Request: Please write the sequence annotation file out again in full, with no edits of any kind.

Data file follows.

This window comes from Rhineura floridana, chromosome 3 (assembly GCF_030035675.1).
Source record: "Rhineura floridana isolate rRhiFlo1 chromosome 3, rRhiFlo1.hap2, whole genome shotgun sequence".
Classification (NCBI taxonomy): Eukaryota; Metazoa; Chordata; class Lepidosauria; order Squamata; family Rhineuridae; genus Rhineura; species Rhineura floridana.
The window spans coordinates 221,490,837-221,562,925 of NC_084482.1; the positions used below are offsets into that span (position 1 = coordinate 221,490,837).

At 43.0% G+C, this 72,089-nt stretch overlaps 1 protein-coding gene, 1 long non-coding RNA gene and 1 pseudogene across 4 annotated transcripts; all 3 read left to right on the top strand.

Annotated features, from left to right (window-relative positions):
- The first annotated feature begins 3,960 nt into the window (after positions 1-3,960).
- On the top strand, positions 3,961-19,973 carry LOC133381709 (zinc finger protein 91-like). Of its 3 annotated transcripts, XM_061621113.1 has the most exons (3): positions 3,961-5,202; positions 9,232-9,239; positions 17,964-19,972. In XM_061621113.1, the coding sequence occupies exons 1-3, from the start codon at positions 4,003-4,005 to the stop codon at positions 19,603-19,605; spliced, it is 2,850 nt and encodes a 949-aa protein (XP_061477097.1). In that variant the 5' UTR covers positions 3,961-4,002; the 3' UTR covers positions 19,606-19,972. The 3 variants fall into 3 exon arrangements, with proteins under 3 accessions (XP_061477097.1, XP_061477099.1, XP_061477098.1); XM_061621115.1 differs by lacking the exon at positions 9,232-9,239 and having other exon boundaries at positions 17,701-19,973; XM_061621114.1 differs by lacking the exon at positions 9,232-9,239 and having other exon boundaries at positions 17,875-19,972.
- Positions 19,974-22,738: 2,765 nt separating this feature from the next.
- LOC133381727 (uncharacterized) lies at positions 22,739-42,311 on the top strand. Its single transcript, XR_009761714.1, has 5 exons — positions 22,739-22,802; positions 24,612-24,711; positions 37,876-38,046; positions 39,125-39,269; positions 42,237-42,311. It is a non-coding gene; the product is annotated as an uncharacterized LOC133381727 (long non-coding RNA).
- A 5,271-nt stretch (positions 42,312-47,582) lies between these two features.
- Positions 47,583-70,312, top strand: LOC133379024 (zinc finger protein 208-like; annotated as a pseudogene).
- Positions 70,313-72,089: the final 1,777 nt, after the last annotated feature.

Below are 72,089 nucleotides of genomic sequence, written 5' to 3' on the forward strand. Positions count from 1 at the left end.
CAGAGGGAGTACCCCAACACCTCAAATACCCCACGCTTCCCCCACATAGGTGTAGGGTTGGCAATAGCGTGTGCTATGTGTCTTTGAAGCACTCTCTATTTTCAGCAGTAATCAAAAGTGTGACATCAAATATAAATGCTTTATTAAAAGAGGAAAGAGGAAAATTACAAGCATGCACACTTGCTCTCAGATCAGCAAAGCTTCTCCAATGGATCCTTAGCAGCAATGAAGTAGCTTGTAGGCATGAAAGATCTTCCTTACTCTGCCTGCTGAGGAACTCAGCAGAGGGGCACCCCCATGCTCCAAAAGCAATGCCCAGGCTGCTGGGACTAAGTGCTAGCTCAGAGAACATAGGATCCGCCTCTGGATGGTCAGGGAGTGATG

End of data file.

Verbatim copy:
This window comes from Rhineura floridana, chromosome 3 (assembly GCF_030035675.1).
Source record: "Rhineura floridana isolate rRhiFlo1 chromosome 3, rRhiFlo1.hap2, whole genome shotgun sequence".
Classification (NCBI taxonomy): Eukaryota; Metazoa; Chordata; class Lepidosauria; order Squamata; family Rhineuridae; genus Rhineura; species Rhineura floridana.
The window spans coordinates 221,490,837-221,562,925 of NC_084482.1; the positions used below are offsets into that span (position 1 = coordinate 221,490,837).

At 43.0% G+C, this 72,089-nt stretch overlaps 1 protein-coding gene, 1 long non-coding RNA gene and 1 pseudogene across 4 annotated transcripts; all 3 read left to right on the top strand.

Annotated features, from left to right (window-relative positions):
- The first annotated feature begins 3,960 nt into the window (after positions 1-3,960).
- On the top strand, positions 3,961-19,973 carry LOC133381709 (zinc finger protein 91-like). Of its 3 annotated transcripts, XM_061621113.1 has the most exons (3): positions 3,961-5,202; positions 9,232-9,239; positions 17,964-19,972. In XM_061621113.1, the coding sequence occupies exons 1-3, from the start codon at positions 4,003-4,005 to the stop codon at positions 19,603-19,605; spliced, it is 2,850 nt and encodes a 949-aa protein (XP_061477097.1). In that variant the 5' UTR covers positions 3,961-4,002; the 3' UTR covers positions 19,606-19,972. The 3 variants fall into 3 exon arrangements, with proteins under 3 accessions (XP_061477097.1, XP_061477099.1, XP_061477098.1); XM_061621115.1 differs by lacking the exon at positions 9,232-9,239 and having other exon boundaries at positions 17,701-19,973; XM_061621114.1 differs by lacking the exon at positions 9,232-9,239 and having other exon boundaries at positions 17,875-19,972.
- Positions 19,974-22,738: 2,765 nt separating this feature from the next.
- LOC133381727 (uncharacterized) lies at positions 22,739-42,311 on the top strand. Its single transcript, XR_009761714.1, has 5 exons — positions 22,739-22,802; positions 24,612-24,711; positions 37,876-38,046; positions 39,125-39,269; positions 42,237-42,311. It is a non-coding gene; the product is annotated as an uncharacterized LOC133381727 (long non-coding RNA).
- A 5,271-nt stretch (positions 42,312-47,582) lies between these two features.
- Positions 47,583-70,312, top strand: LOC133379024 (zinc finger protein 208-like; annotated as a pseudogene).
- Positions 70,313-72,089: the final 1,777 nt, after the last annotated feature.

Below are 72,089 nucleotides of genomic sequence, written 5' to 3' on the forward strand. Positions count from 1 at the left end.
CAGAGGGAGTACCCCAACACCTCAAATACCCCACGCTTCCCCCACATAGGTGTAGGGTTGGCAATAGCGTGTGCTATGTGTCTTTGAAGCACTCTCTATTTTCAGCAGTAATCAAAAGTGTGACATCAAATATAAATGCTTTATTAAAAGAGGAAAGAGGAAAATTACAAGCATGCACACTTGCTCTCAGATCAGCAAAGCTTCTCCAATGGATCCTTAGCAGCAATGAAGTAGCTTGTAGGCATGAAAGATCTTCCTTACTCTGCCTGCTGAGGAACTCAGCAGAGGGGCACCCCCATGCTCCAAAAGCAATGCCCAGGCTGCTGGGACTAAGTGCTAGCTCAGAGAACATAGGATCCGCCTCTGGATGGTCAGGGAGTGATG